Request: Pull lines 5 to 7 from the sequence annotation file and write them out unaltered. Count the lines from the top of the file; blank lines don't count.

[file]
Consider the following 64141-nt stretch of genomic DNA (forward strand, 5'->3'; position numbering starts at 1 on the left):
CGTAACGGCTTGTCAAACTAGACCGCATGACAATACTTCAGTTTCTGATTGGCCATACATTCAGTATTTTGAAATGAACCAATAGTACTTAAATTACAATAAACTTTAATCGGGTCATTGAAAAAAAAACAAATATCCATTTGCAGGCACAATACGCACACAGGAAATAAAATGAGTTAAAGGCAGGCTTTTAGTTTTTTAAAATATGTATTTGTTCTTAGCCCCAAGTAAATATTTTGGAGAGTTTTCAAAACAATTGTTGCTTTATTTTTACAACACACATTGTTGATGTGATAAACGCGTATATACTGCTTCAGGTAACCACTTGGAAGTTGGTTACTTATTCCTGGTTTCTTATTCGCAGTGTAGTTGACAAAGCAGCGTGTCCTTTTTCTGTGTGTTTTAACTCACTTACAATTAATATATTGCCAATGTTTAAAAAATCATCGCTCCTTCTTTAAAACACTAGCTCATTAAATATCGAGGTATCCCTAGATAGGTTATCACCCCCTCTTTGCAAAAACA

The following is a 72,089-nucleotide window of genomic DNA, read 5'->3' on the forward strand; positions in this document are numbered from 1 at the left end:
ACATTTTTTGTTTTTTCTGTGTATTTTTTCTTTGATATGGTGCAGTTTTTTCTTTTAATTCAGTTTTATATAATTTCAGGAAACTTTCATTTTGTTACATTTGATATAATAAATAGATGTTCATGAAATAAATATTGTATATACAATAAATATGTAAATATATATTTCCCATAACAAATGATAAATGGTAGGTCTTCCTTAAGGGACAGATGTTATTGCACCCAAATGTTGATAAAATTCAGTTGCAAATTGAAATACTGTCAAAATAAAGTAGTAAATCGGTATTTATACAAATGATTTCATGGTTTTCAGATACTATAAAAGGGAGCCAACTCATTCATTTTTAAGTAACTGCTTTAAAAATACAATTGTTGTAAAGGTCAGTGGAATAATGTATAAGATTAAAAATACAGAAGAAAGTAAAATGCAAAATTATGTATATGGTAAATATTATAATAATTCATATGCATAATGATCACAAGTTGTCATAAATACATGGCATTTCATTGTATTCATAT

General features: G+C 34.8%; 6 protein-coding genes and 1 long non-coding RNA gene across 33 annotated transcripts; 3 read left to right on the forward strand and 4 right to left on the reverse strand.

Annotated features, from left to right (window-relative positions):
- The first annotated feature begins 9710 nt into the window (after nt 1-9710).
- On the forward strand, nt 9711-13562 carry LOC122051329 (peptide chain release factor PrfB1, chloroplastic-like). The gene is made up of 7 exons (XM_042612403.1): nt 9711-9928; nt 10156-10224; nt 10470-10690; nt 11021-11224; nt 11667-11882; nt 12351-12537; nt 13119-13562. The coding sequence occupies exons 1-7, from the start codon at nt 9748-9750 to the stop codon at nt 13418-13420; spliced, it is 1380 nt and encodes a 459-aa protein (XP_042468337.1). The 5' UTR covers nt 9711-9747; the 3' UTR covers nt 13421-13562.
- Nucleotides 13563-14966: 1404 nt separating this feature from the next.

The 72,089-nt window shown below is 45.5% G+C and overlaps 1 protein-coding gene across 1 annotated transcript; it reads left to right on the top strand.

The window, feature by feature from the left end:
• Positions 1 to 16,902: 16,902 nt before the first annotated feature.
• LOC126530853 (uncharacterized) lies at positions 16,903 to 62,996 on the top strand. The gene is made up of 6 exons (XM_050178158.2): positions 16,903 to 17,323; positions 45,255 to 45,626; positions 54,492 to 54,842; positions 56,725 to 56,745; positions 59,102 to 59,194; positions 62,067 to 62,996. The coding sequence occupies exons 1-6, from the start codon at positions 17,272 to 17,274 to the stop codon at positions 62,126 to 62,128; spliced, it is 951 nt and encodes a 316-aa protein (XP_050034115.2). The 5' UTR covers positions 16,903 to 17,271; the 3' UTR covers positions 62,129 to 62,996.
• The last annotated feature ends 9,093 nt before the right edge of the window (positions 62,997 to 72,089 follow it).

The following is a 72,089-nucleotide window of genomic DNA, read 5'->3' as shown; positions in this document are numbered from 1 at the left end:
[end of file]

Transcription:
General features: G+C 34.8%; 6 protein-coding genes and 1 long non-coding RNA gene across 33 annotated transcripts; 3 read left to right on the forward strand and 4 right to left on the reverse strand.

Annotated features, from left to right (window-relative positions):
- The first annotated feature begins 9710 nt into the window (after nt 1-9710).